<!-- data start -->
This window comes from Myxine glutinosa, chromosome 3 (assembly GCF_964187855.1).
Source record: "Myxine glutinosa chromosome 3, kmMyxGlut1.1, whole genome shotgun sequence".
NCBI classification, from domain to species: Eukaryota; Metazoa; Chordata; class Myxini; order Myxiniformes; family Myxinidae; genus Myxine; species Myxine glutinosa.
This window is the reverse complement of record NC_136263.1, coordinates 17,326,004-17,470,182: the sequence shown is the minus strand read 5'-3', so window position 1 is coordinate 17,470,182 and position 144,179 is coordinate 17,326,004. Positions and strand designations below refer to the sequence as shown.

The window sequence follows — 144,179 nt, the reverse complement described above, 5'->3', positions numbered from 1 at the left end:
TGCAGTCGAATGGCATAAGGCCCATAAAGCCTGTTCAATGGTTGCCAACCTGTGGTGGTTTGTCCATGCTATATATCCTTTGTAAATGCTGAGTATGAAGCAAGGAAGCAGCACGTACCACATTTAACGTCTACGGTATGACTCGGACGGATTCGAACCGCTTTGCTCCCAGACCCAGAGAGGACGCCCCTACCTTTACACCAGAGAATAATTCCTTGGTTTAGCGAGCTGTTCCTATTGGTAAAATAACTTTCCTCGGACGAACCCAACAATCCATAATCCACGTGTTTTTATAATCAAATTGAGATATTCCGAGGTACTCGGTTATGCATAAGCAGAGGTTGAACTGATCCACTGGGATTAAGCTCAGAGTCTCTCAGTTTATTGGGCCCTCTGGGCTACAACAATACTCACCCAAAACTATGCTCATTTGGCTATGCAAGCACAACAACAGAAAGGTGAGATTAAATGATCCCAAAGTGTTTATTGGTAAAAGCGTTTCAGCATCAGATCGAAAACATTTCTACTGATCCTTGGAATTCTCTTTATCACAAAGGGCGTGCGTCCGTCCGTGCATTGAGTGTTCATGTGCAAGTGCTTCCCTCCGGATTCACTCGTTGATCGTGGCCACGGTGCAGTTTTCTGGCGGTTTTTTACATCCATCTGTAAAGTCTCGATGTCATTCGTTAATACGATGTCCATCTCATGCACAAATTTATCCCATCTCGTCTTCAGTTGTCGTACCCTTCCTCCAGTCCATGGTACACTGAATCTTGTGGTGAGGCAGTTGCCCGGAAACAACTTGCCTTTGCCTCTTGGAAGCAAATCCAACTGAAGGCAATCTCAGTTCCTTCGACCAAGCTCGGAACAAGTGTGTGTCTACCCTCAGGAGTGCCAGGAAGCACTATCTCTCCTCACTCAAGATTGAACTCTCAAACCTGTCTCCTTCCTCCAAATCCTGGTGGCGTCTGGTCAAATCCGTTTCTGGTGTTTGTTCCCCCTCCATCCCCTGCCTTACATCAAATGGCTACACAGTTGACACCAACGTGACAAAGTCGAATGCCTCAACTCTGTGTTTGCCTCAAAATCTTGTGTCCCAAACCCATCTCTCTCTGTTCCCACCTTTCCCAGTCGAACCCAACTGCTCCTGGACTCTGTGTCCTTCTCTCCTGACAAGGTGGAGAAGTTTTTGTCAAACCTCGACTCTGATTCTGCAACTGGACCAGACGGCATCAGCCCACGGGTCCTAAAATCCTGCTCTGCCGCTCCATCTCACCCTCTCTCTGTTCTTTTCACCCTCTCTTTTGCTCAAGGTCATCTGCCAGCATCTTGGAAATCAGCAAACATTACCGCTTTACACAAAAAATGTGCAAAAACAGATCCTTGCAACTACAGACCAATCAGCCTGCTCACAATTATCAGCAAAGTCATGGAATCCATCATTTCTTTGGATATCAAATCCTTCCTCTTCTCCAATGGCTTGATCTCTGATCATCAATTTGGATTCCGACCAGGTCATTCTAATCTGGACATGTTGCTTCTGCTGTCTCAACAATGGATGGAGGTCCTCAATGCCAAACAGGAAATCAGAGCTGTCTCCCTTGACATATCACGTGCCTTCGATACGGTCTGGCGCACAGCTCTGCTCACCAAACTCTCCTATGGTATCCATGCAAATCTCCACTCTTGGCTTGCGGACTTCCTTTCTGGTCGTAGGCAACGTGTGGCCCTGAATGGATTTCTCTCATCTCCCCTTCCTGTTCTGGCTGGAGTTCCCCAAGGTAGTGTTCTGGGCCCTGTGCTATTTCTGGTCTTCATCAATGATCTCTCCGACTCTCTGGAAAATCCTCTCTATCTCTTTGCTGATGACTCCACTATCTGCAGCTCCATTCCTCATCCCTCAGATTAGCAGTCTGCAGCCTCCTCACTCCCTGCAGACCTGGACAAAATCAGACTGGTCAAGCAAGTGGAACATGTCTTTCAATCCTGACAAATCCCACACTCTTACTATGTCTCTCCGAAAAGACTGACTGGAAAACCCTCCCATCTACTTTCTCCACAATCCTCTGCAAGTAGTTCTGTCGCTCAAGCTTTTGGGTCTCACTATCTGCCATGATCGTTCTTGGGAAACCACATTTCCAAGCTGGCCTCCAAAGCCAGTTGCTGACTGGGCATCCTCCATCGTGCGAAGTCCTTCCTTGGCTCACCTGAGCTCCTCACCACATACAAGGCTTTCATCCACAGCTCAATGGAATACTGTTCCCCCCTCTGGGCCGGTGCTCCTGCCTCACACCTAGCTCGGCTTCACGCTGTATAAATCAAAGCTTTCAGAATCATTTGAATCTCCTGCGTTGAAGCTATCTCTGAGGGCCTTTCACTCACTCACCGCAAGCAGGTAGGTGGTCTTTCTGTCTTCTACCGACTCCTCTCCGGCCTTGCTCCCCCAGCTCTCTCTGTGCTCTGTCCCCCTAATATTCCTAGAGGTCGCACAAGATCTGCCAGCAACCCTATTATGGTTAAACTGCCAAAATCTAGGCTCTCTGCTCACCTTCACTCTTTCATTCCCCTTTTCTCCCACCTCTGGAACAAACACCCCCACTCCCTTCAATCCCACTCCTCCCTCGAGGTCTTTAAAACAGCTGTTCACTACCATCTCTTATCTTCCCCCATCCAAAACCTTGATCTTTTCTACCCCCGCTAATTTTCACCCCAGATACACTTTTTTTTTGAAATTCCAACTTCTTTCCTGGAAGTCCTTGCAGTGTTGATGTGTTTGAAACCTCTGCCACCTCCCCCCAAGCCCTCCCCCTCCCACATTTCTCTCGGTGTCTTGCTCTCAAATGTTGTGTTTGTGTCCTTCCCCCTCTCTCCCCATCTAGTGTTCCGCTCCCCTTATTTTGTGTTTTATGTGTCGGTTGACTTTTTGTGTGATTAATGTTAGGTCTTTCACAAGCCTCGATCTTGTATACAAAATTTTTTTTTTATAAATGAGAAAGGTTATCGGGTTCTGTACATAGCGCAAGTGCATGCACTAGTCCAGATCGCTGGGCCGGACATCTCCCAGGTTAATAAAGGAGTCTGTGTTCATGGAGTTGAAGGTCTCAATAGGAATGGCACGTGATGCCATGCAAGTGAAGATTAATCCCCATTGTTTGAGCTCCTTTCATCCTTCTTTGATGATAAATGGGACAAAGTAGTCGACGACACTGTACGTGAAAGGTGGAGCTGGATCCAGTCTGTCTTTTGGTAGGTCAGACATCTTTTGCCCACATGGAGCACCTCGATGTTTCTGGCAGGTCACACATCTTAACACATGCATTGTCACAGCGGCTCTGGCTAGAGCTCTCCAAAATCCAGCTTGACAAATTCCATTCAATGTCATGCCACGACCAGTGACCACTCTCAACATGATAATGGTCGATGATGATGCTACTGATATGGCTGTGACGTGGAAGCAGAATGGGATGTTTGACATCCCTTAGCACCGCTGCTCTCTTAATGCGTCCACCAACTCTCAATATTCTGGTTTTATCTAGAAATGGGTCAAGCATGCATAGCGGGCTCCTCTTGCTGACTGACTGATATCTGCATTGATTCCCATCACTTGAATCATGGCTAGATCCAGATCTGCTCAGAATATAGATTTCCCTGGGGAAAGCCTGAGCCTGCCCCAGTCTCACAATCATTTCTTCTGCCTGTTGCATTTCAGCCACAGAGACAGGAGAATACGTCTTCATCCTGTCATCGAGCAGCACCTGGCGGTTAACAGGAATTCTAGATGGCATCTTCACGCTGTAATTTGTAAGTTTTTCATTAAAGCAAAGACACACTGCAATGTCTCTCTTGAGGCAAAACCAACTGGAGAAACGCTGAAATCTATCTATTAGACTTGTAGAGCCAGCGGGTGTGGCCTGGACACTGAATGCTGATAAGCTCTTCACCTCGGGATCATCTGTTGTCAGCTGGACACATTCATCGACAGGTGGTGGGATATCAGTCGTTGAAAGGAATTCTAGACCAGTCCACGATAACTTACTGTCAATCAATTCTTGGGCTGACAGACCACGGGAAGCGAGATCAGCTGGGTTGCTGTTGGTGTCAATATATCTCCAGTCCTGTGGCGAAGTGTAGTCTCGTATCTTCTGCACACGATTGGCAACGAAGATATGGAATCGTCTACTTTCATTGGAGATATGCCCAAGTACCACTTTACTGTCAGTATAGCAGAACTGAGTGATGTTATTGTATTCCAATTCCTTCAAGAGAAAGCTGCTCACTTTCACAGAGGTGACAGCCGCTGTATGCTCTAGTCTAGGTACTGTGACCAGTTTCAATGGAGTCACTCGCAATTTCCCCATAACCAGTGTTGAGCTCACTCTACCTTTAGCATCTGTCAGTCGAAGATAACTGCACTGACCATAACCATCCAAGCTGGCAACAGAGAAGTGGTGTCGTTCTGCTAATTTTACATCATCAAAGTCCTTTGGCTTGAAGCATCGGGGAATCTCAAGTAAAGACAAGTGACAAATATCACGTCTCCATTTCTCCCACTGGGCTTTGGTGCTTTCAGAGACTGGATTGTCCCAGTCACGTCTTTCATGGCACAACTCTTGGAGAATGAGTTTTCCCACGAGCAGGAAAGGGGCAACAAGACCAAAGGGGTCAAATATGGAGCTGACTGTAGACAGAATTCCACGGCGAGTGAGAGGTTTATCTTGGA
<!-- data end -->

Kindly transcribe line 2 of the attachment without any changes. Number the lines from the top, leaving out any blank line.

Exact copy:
Source record: "Myxine glutinosa chromosome 3, kmMyxGlut1.1, whole genome shotgun sequence".